• provide meaningful feedback to 120+ students
  • plan differentiated lessons for students with reading a
    bilities ranging from second grade to second year of college.
  • keep parents informed on student progress.
  • fill out the never-ending piles of paperwork that sustaining a bureaucracy requires.
  • meet with peers to identify essential standards and amplify quality instructional practices.

Yet we’re still hell bent to identify teachers who are failures?

I’ll GLADLY accept accountability for my work as soon as taxpayers, parents and policymakers accept accountability for correcting some of those conditions.

Until then, many of my “failures” sit squarely on your shoulders.

I guess what I’m trying to say is that—whether Oprah believes it or not—teachers and schools are actually doing a pretty darn good job considering the set of circumstances that we’re working in.

And if we’re really serious about fairly holding teachers accountable for performance, standardized tests are an incredibly small piece of the puzzle.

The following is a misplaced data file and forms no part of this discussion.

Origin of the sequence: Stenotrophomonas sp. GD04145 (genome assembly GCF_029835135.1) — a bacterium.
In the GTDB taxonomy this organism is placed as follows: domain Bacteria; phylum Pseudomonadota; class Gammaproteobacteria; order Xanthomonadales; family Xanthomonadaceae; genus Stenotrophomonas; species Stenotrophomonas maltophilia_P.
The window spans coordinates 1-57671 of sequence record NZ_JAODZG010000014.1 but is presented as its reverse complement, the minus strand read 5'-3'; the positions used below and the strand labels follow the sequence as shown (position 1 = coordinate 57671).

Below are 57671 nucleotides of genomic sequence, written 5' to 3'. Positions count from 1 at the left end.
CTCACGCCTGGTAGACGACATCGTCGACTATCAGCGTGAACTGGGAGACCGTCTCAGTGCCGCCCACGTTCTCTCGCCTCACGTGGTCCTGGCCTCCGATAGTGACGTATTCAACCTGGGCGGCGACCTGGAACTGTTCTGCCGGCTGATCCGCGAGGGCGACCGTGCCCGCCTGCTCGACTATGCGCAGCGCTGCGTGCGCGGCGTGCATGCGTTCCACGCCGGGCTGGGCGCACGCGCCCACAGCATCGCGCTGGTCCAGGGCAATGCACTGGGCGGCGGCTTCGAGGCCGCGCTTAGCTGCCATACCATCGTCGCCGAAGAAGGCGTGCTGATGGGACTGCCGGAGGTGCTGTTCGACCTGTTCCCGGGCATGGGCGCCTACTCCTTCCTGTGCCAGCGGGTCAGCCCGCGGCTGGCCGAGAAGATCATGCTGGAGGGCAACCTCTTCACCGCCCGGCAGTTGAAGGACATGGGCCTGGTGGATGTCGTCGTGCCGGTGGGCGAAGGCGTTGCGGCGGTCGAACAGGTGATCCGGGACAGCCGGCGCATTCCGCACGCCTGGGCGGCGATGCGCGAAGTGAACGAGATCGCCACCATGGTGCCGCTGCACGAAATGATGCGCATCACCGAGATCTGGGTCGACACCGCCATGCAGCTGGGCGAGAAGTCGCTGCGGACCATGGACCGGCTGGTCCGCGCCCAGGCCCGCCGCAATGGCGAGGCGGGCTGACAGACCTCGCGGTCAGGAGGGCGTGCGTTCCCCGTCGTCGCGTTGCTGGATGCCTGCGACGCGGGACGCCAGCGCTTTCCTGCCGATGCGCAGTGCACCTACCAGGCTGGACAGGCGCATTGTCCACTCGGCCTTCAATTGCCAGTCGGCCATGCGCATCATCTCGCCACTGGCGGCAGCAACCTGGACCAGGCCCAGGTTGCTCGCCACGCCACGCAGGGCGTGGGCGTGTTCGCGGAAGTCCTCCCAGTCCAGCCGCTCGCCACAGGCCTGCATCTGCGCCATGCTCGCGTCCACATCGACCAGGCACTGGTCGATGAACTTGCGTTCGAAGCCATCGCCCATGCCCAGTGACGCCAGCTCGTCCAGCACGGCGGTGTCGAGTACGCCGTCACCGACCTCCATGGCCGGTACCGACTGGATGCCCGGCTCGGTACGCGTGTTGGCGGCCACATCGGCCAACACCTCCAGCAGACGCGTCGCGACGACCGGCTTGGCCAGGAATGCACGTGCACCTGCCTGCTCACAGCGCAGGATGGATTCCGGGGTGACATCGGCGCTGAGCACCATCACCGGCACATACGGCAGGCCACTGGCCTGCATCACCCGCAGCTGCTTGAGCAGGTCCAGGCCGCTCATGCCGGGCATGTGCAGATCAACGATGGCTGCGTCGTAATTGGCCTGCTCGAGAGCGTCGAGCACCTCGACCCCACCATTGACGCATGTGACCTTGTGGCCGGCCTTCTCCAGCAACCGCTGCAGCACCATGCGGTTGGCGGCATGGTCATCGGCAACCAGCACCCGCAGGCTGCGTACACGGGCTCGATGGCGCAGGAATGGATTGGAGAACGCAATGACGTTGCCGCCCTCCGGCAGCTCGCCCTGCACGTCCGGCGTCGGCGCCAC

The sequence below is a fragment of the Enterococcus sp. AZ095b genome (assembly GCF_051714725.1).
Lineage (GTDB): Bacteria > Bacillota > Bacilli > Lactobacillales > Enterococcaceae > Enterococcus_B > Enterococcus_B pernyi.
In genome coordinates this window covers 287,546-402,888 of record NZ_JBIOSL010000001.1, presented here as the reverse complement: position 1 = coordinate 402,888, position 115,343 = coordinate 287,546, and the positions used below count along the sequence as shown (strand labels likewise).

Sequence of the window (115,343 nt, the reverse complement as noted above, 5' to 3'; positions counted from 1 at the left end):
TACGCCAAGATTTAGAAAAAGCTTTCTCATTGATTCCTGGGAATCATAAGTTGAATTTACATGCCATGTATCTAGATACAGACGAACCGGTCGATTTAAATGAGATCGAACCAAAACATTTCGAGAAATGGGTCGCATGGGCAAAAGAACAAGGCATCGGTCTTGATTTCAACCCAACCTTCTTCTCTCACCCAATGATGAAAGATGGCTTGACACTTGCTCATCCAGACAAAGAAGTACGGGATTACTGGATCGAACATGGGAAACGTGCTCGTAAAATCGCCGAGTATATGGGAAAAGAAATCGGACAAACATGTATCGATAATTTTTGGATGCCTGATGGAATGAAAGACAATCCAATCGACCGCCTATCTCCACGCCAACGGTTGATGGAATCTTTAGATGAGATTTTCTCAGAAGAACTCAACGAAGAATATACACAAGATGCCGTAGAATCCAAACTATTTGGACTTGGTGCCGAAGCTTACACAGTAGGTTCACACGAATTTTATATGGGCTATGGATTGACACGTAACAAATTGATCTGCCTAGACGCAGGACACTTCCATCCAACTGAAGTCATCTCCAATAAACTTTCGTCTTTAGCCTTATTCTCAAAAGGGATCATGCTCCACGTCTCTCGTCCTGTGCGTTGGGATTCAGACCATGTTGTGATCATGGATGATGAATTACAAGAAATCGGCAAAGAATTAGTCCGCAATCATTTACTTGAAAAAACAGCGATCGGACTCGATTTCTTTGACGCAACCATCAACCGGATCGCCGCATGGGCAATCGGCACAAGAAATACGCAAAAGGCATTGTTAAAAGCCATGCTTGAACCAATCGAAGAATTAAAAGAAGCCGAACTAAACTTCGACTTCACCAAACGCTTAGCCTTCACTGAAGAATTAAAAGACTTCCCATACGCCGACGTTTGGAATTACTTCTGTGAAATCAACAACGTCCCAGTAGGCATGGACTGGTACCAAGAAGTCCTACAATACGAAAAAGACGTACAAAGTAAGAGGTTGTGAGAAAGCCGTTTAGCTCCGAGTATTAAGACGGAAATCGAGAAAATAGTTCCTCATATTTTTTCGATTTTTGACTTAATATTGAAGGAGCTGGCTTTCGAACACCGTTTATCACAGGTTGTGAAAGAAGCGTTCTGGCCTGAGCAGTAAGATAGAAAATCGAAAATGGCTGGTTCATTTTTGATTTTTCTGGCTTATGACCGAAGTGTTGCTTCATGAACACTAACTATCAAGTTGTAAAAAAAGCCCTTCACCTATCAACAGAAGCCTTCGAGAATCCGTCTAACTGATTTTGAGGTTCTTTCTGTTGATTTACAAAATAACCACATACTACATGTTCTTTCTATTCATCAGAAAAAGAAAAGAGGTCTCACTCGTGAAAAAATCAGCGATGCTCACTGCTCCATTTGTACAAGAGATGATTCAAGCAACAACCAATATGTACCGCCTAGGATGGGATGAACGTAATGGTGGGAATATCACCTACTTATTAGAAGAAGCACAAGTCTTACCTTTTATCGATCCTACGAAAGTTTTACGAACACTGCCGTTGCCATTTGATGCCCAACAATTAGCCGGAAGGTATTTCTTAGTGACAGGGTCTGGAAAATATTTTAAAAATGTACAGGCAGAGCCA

13 thoughts on “Blogging for Real Education Reform Day: Testing is Destroying Schools

  1. project of c

    In Vernor Vinge’s version of Southern California in 2025, there is a school named Fairmont High with the motto, “Trying hard not to become obsolete.” It may not sound inspiring, but to the many fans of Dr. Vinge, this is a most ambitious — and perhaps unattainable — goal for any member of our species.

  2. Online Diploma

    This is like my third time coming by your site. Regularly I do not make comments on, but I have to mention that this article really pushed me to do so. Really awesome article!

  3. Gail Ritchie

    I wrote and posted this once already, but somehow it disappeared. Thank you for such an eloquent and brilliant post! My hope is that one day very soon the people who hold all the power in the education policy arena will listen to voices like yours and other teacher leaders rather than so called “education experts” like Bill Gates (Since when does having a lot of money make one an expert?) and Michelle Rhee (Who doesn’t play well with others).